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This Week in Construction (and Other) News | 2 August 2020

This week's update looks at what industry commentators think about how a Joe Biden win in the upcoming election would mean for the oil and gas industry in the USA. Also, Singapore continues to offer financial help to its construction industry, and the UK government is seeking to stimulate its own construction industry by reforming the planning system...

Predicting what a Joe Biden Win would mean for America's Oil and Gas Industry

Forbes this week published an article outlining the potential consequences of a Joe Biden victory in the upcoming Presidential election in the USA. And the bottom line is: it's a mixed bag.

Biden's clean energy plans will seek to ban "new oil and gas permitting on public lands and waters", as well as introducing new protections for the environment. Although the extent of the plans is not clear-cut, Wood Mackenzie's Justin Rostant considers that the impact would be significant.

More than 1 billion barrels of economically viable reserves could be left in the ground in Alaska, which would dash hopes for sustained growth in the region.

Forbes' piece makes for interesting/disturbing/positive reading depending - of course - upon your point of view. Check it out here.

The Singapore Government Steps in Again for its Construction Industry

After pumping S$1.36 billion in aid into the construction, marine shipyard and process sectors just two months ago, the Singaporean government plans to open the vaults again. The Ministry of Manpower announced on Saturday that a further $320 million of support will be released to provide further help for Singapore's struggling heavy industries.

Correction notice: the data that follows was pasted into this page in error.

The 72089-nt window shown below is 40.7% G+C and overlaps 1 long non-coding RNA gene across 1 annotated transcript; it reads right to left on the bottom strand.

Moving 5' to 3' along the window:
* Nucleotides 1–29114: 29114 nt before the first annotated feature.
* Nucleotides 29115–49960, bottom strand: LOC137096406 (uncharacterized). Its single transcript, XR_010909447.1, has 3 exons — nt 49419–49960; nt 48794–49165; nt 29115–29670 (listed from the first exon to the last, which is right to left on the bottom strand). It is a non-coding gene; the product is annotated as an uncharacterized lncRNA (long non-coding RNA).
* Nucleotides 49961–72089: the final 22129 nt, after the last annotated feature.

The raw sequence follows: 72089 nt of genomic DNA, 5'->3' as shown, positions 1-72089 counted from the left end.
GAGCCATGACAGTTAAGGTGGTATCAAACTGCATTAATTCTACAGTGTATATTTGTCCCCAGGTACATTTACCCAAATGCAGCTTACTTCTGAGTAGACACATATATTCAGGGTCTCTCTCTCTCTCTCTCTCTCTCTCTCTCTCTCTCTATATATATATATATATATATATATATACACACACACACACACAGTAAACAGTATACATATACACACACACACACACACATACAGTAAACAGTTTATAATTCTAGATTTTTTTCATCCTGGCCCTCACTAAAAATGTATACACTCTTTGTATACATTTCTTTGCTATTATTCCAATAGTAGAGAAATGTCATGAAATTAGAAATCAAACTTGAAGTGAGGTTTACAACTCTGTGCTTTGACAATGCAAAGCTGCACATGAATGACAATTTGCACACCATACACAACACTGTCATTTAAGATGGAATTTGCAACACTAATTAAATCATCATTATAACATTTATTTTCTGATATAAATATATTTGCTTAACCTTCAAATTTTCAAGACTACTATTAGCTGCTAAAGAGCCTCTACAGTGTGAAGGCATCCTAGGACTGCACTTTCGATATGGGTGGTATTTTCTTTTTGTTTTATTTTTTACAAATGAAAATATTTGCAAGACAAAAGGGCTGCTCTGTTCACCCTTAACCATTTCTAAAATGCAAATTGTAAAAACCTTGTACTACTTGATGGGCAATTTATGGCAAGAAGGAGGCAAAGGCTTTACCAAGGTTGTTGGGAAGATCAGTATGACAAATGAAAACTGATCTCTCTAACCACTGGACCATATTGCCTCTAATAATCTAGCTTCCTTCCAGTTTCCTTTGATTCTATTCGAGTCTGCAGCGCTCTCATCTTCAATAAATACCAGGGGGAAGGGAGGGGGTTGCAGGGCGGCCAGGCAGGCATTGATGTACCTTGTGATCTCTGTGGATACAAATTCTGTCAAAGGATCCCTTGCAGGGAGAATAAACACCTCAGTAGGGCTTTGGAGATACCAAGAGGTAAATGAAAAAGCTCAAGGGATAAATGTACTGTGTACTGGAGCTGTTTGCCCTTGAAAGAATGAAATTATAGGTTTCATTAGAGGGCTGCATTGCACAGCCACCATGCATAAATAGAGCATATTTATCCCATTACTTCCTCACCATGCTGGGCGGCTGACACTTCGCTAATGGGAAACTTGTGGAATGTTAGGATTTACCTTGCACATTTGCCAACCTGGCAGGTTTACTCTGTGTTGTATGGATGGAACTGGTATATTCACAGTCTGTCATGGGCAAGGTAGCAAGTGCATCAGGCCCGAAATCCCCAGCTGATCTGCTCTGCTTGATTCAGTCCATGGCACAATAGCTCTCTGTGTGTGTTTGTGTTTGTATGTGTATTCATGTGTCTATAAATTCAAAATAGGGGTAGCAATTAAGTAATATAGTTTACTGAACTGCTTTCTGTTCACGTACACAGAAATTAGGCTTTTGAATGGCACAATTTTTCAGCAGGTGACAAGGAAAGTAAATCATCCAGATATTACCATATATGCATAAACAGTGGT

"The majority of an estimated 15,000 firms in the construction, marine shipyard and process sectors continue to face financial difficulties as they are unable to resume work due to Covid-19 measures,"

Singapore Ministry of Manpower

The main obstacle to Singapore's industries remains uncertainty over the health and safety of its workers - particularly foreign workers housed in dormitories across the city-state. The government is currently undertaking mass-testing which it intends to complete early this month, enabling people to get back to work.

Reform Planned for the UK's Planning System

The UK government has announced plans to radically reform an "outdated and cumbersome" planning system in a bid to accelerate home and infrastructure construction across the country. The reforms will create guidelines for architecture and level the playing field for smaller firms to compete with bigger businesses.

If you're wondering why this is a big deal, allow the UK's Local Government Secretary Robert Jenrick to explain:

"Under the current system, it takes an average of five years for a standard housing development to go through the planning system - before a spade is even in the ground,"

The announcement follows Boris Johnson's recent calls for the country to "Build Build Build". Read the full story here.

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